As legend goes, this medieval-looking stone wall was once part of a stately mansion on the hill, occupied by a reclusive woman and her beautiful daughter. The woman forbid her daughter from meeting with male suitors, so when her daughter went for a walk and failed to return home, she feared the worst. She leashed her two hounds and wandered the lake shore, searching for her missing daughter. Eventually, the woman died alone and her house fell into ruin.
The area became a lovers lane, where teenagers would park their cars and fool around. If a young man pushed things too far, or was disrespectful to his date, they said, he risked inciting her wrath. These frightening encounters served as a warning to men to be on their best behavior.
The interesting tidbits it delivers, however, are too often undermined by the author’s undeveloped writing style. Even as an introductory work, it fails to summarize the history of interest in the paranormal as succinctly or as accurately as other books on the subject.
Paranormal Obsession was published in 2011 by Llewellyn
Publications. The author, Deonna Kelli Sayed, has lived in and traveled
throughout Central Asia, the Middle East, Europe, and Africa (she
describes herself as a “Global Citizen”). She was a paranormal
investigator with Haunted North Carolina from 2008 to 2011. She has an
academic background in social theory and postmodern thought, and this
was her first book.
I found the chapter on SyFy Channel’s Ghost Hunters
to be its most interesting section. As a skeptic of paranormal reality
TV, I was eager to glimpse behind the curtain at The Atlantic Paranormal
Society (TAPS) and its founders, Grant Wilson and Jason Hawes. Like
many viewers, I assumed the show was fake, and like many others, I have
frequently blamed Ghost Hunters for spawning hundreds of
wannabe paranormal investigators whose knowledge of the subject goes no
deeper than what they see on TV. Sayed acknowledges these criticisms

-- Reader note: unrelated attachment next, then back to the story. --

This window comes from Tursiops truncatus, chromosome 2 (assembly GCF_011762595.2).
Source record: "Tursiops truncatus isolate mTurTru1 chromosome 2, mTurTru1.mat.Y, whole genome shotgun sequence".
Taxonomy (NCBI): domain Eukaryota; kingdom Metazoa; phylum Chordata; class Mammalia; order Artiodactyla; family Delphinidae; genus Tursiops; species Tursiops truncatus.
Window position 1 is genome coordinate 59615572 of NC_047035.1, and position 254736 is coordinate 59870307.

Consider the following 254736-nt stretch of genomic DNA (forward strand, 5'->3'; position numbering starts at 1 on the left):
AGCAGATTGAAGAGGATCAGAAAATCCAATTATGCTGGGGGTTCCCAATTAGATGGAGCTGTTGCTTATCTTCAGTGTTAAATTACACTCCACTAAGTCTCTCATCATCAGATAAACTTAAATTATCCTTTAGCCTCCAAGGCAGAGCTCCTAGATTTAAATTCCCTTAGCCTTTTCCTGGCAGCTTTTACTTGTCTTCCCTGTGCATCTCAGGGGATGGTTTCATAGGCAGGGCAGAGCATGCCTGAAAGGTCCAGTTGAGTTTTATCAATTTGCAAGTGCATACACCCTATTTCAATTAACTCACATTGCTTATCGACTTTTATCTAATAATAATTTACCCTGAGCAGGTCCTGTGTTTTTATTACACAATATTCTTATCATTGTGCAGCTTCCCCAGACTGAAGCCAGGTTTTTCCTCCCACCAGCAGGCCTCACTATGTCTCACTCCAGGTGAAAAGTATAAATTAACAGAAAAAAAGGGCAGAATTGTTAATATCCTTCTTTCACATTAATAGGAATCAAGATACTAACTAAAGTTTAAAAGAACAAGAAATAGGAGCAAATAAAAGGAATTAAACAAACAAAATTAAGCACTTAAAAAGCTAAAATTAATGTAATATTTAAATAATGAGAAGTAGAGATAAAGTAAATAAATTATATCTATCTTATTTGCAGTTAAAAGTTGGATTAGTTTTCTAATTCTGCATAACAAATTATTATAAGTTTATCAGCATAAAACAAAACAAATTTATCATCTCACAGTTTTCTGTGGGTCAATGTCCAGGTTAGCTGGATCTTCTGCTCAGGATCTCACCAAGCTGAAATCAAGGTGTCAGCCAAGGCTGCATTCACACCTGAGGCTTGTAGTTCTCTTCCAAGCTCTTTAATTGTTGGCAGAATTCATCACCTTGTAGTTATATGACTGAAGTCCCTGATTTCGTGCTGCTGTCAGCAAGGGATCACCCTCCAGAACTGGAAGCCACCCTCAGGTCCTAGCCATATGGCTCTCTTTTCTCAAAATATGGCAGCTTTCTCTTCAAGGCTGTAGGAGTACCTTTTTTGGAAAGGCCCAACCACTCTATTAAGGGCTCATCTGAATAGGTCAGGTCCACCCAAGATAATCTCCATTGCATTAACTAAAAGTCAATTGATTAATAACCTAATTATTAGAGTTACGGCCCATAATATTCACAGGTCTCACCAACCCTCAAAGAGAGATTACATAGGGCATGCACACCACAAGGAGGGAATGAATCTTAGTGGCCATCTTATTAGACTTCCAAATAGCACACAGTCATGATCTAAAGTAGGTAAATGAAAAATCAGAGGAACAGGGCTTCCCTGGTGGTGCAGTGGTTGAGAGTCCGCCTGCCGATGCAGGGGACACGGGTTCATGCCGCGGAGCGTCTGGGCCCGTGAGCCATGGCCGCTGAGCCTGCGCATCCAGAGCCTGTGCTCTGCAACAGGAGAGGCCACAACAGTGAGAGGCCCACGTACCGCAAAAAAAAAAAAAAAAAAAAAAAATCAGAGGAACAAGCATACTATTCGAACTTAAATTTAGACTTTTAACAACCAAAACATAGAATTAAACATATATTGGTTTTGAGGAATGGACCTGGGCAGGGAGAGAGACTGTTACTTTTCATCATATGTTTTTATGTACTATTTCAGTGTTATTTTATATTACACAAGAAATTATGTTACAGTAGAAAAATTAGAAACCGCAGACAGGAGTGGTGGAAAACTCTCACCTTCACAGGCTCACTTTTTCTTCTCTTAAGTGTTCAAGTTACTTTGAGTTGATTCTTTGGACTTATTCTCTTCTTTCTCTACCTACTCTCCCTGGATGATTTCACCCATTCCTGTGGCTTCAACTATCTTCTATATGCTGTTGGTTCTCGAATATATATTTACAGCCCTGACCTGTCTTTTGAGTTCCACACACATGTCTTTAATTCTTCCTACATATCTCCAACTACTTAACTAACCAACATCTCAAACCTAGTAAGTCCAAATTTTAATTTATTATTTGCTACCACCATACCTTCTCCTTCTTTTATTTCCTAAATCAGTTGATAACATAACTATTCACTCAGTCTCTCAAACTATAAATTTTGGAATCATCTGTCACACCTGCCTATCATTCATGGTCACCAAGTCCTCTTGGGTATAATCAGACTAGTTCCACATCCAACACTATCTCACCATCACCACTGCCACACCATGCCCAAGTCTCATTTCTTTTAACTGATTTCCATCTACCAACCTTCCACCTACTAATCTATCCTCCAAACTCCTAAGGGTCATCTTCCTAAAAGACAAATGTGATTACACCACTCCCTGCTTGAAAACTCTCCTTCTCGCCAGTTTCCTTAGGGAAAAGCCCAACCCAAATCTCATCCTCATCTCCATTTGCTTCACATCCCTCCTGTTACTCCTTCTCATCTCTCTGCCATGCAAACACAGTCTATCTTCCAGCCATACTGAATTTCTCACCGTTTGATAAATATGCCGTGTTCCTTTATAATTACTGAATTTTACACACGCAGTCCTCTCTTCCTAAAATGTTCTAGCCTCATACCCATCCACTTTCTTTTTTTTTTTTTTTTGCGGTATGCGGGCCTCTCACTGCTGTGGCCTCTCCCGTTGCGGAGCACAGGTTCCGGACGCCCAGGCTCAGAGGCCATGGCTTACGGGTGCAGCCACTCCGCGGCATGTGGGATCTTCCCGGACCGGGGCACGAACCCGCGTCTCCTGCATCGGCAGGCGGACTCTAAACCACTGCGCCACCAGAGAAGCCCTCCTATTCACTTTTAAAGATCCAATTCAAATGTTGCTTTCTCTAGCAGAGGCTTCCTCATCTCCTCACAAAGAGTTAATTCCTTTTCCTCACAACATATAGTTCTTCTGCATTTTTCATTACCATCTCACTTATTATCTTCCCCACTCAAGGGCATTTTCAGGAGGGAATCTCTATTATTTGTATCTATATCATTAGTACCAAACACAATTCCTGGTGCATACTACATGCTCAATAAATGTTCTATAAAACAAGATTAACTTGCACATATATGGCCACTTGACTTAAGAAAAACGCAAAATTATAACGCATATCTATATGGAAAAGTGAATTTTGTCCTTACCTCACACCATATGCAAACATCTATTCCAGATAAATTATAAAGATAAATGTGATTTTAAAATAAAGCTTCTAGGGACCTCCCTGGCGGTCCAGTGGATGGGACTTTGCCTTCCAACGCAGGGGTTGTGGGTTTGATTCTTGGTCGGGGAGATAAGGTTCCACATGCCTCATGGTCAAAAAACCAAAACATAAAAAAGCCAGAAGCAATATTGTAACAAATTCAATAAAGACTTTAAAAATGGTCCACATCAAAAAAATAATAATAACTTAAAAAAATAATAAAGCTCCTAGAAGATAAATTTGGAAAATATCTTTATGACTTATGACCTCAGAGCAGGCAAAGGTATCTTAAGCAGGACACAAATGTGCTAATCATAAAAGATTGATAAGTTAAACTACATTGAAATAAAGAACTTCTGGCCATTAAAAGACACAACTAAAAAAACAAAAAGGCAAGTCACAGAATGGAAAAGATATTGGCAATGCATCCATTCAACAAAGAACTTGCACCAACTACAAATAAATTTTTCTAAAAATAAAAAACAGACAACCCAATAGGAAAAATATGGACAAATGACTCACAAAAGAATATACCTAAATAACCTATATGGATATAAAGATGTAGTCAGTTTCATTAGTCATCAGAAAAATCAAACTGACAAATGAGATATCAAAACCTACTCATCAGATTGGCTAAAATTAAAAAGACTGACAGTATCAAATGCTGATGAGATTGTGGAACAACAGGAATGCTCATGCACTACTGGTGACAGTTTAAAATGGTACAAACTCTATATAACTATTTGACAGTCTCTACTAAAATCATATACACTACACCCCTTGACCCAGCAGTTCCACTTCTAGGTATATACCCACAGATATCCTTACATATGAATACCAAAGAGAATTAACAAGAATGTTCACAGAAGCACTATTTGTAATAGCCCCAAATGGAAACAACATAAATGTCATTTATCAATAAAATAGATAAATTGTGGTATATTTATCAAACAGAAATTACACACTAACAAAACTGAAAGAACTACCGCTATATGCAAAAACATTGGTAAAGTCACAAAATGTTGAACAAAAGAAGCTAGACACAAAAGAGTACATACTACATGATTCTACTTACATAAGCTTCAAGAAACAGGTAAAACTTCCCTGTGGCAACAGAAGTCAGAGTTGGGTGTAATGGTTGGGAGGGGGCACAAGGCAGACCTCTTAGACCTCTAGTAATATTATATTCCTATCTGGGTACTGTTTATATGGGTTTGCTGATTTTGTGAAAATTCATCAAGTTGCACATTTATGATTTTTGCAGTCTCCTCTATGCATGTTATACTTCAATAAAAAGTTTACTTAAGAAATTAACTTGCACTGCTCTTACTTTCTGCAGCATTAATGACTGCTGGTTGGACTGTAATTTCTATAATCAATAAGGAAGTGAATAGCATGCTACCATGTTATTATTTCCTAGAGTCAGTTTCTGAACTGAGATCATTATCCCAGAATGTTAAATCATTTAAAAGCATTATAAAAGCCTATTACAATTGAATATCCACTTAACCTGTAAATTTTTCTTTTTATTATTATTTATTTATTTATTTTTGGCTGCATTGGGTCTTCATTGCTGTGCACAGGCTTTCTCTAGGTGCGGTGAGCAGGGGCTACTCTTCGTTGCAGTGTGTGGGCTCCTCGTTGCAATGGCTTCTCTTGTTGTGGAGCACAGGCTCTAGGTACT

while letting Jason Hawes tell his side of the story.
Monument to Mead Belden (1833-1876) and his first and second wives, Sarah Elizabeth Hubbell (1834-1855) and Amelia Gertrude Woolson (1844-1864) and their family in Oakwood Cemetery, 940 Comstock Avenue in Syracuse, Onondaga County, New York. Mead was a Freemason, a clothing merchant, and senior partner of Belden & Van Buskirk. Later, he was involved in construction and helped build canals and reservoirs.
According to legend, either a ghostly bride or bride and groom have been seen descending the stairs to the bottom of the hill. The following eyewitness account appears on a sign for the Oakwood Ghost Trail: “Me & my friends spent the night in Oakwood one night. Over by the stairs graves in the west of the cemetery, I looked to my right and saw the bride and groom. They were beautiful, but they were bloody and they vanished before our eyes.” It’s unclear how this story is related (if at all) to the Belden family.
The 6th and final edition of Tales of Coles County, Illinois is finally here! If you already own a previous edition, or are hearing about it for the first time, this is the one to buy! 232 pages of hidden history, ghost stories, legends, and lore from one of the most fascinating areas of the state!
Tales of Coles County, Illinois is divided into three parts: Tales, Legends and Lore, and Hidden History.
‘Tales’ takes an entertaining look at local history through vivid historical fiction. When four students from Eastern Illinois University are stranded during a violent storm, they seek shelter with an elderly couple who give them more than they bargain for. After one night, the four will never look at Coles County the same way. With each story, they learn more about the place they’ve come to call home. The Second Battle of the Ambraw, the Charleston Riot of 1864, the Coles County Poor Farm, events surrounding the Airtight Bridge Murder, and the Blair Hall Fire of 2004, all are told.